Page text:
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Goals set to improve auditing system
By Meng Xi (China Daily)
Updated: 2004-07-10 00:12

China's top auditor will focus more on government and institutional spending, increasing transparency, and strengthening internal control and management to improve the quality of auditing throughout the nation.

"These are major objectives I want to achieve within my tenure," said Li Jinhua, auditor-general of the National Audit Office (NAO), in an interview with the People's Daily.

Li Jinhua, widely known as the "iron-handed auditor-general," said the public will have access to audit information both through Internet and free printed bulletins. [newsphoto/file]
Li was re-elected as top auditing administrator in March 2003 for another five-year tenure.

Programme results auditing aims at checking whether government programmes and activities are meeting their stated goals and objectives. Li says his office will devote half of its efforts to the goal between now and 2007.

Currently, the auditing mainly focuses on whether money is used according to laws and regulations.

The NAO discovered a huge waste of funds during the construction of a dozen airports in 2002.

To promote transparency, Li has promised to make the audits available to the public in a more comprehensive way.

"All problems dug out in a specific audit will be released on the website of the National Audit Office. The public can also get printed audit bulletins free of charge," Li said.

By making public their reports, citizens can gain a better understanding of how money is being spent and scrutinize spending, said Ren Jianming, vice-director of the Anti-corruption and Governance Research Centre at Tsinghua University.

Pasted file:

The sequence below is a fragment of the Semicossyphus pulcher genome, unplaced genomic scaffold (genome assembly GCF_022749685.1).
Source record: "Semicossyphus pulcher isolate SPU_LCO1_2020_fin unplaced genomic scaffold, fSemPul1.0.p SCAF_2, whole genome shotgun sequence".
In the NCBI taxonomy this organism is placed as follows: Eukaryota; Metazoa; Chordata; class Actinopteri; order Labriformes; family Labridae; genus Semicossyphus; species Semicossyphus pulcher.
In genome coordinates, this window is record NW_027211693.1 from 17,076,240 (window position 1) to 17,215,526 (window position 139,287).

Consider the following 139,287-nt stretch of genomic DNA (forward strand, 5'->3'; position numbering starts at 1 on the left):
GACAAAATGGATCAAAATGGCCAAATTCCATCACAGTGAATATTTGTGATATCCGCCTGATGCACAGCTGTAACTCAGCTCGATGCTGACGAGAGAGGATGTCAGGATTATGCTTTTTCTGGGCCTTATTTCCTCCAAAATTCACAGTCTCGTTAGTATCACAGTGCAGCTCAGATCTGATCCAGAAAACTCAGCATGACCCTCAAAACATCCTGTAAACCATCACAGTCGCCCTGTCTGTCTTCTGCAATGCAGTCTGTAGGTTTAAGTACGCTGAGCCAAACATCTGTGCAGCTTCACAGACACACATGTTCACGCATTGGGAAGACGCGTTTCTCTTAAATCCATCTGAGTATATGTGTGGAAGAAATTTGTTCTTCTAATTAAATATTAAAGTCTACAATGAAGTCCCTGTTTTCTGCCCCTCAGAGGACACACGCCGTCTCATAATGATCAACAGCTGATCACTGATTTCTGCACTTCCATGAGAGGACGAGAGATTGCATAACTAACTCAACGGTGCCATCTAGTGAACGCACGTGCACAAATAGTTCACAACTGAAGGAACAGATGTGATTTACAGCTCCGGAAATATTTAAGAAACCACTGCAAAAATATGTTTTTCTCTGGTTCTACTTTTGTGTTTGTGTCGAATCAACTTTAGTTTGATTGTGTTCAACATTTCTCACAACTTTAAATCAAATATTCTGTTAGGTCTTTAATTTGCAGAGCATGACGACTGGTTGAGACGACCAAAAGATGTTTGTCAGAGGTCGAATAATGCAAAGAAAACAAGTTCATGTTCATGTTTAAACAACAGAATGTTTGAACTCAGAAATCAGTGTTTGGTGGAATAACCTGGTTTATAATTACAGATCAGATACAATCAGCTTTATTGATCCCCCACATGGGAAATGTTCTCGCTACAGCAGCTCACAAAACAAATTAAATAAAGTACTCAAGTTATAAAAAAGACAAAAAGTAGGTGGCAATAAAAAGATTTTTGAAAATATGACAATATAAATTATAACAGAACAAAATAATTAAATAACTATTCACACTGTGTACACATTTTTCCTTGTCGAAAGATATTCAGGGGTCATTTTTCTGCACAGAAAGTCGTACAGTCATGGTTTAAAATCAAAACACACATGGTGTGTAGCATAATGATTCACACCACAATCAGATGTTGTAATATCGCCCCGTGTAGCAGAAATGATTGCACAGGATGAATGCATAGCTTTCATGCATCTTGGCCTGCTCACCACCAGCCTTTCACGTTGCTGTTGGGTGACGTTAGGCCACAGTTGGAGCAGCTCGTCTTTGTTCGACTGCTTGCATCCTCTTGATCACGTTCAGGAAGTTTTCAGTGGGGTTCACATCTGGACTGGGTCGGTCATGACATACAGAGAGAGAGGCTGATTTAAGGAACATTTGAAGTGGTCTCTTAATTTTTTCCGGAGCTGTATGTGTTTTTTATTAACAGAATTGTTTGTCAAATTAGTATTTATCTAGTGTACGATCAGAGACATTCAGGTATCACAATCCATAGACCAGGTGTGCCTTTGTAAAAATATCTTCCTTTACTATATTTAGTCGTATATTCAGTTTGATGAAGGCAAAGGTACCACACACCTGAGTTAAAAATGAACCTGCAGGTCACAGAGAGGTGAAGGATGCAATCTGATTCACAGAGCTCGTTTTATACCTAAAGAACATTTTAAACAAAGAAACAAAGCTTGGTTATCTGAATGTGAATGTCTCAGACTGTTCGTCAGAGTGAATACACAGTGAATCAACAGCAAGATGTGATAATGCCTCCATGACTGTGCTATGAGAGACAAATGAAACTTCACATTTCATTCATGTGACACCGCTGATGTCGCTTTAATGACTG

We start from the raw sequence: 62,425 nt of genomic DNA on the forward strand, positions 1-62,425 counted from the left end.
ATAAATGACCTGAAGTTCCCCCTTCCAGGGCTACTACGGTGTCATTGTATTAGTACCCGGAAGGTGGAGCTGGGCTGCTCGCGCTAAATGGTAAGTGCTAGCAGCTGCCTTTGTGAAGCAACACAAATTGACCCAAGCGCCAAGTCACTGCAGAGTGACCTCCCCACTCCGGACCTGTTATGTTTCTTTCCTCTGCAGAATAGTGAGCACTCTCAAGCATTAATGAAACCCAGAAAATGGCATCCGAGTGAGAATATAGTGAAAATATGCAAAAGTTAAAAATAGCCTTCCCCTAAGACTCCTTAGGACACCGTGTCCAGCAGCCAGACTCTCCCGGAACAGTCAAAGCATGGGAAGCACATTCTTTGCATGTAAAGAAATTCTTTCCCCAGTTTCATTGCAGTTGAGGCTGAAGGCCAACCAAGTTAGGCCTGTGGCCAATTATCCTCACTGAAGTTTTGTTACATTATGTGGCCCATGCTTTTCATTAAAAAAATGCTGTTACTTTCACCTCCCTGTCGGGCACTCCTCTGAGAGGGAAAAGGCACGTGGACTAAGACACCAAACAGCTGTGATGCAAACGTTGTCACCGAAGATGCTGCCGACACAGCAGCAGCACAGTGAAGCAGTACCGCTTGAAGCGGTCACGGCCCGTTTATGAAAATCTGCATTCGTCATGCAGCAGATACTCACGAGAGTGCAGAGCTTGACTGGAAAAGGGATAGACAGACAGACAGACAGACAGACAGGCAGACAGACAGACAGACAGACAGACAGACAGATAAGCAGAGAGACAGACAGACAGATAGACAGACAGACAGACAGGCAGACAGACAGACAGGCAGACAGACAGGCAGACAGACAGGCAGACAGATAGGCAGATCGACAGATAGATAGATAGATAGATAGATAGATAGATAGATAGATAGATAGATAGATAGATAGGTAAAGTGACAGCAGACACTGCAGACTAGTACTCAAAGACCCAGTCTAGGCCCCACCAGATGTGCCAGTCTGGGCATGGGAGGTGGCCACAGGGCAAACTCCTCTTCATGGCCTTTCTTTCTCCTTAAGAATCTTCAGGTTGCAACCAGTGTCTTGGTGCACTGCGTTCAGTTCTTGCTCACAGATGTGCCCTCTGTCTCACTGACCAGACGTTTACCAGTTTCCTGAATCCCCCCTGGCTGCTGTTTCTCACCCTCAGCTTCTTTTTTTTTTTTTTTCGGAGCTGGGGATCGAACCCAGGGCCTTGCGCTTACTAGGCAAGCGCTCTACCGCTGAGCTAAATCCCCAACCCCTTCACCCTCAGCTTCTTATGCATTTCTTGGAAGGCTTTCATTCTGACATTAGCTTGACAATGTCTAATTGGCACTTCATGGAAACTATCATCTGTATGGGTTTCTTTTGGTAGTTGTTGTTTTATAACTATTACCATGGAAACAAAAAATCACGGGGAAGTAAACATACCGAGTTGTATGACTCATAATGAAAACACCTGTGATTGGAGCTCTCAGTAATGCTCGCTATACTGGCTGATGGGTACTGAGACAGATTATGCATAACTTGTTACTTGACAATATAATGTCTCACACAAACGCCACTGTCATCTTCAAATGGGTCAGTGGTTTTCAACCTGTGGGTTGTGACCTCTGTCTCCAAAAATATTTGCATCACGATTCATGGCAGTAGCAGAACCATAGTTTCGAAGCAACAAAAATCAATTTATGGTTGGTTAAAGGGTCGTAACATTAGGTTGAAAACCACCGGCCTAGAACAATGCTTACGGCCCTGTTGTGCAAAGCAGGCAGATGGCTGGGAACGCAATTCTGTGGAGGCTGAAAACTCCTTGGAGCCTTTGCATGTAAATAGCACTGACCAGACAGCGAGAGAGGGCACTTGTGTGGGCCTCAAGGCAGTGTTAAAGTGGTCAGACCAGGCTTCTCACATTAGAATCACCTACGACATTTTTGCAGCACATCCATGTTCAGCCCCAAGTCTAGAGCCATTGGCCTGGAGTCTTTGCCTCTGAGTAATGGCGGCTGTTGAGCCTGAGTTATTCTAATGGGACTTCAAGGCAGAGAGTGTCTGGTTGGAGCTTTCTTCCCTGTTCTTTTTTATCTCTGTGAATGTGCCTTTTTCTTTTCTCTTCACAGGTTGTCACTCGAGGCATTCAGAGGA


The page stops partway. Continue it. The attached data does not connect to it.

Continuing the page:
The NAO has made two proposals to the top legislature, which is now considering amending the Audit Law, which was adopted in 1994.

One proposal suggests the establishment of a committee that is comprised of professionals who would review the audits.

The other puts forth the idea of inviting another agency to examine the auditing office to ensure fairness.

The NAO, which Li calls the "watchdog of State property," has a constitutional duty to find out how the public's money is being spent.

Last month, Li reported to the national legislature that public funds had been misused by many ministries and commissions under the State Council last year.

The report stirred a national "audit storm," attracting the attention of the general public and Premier Wen Jiabao.

According to the report, 41 ministries and commissions appropriated as much as 1.42 billion yuan (US$171.56 million) of funding, which had been dedicated to special projects, for the construction of residential and office buildings for their own use.

In response, Premier Wen urged all of the departments under the State Council, governments at all levels and State-owned enterprises to learn from the serious problems that the auditing office had highlighted.

Wen said all of the people who had violated the laws and regulations had to be dealt with seriously.

Known as the "iron-handed auditor-general," Li says the NAO has received strong support from the central government and top leadership.

The office's jurisdiction will be expanded to include all central government departments, Communist Party of China (CPC) departments and State-funded institutions, the China Youth Daily reported Li as saying on Tuesday.

That means departments and institutions of the CPC Central Committee, the top legislature and the top political consultative body as well as the Supreme People's Court and the Supreme People's Procuratorate -- will all be audited.

Up until last year, the NAO only audited departments and institutions of the State Council, the cabinet.

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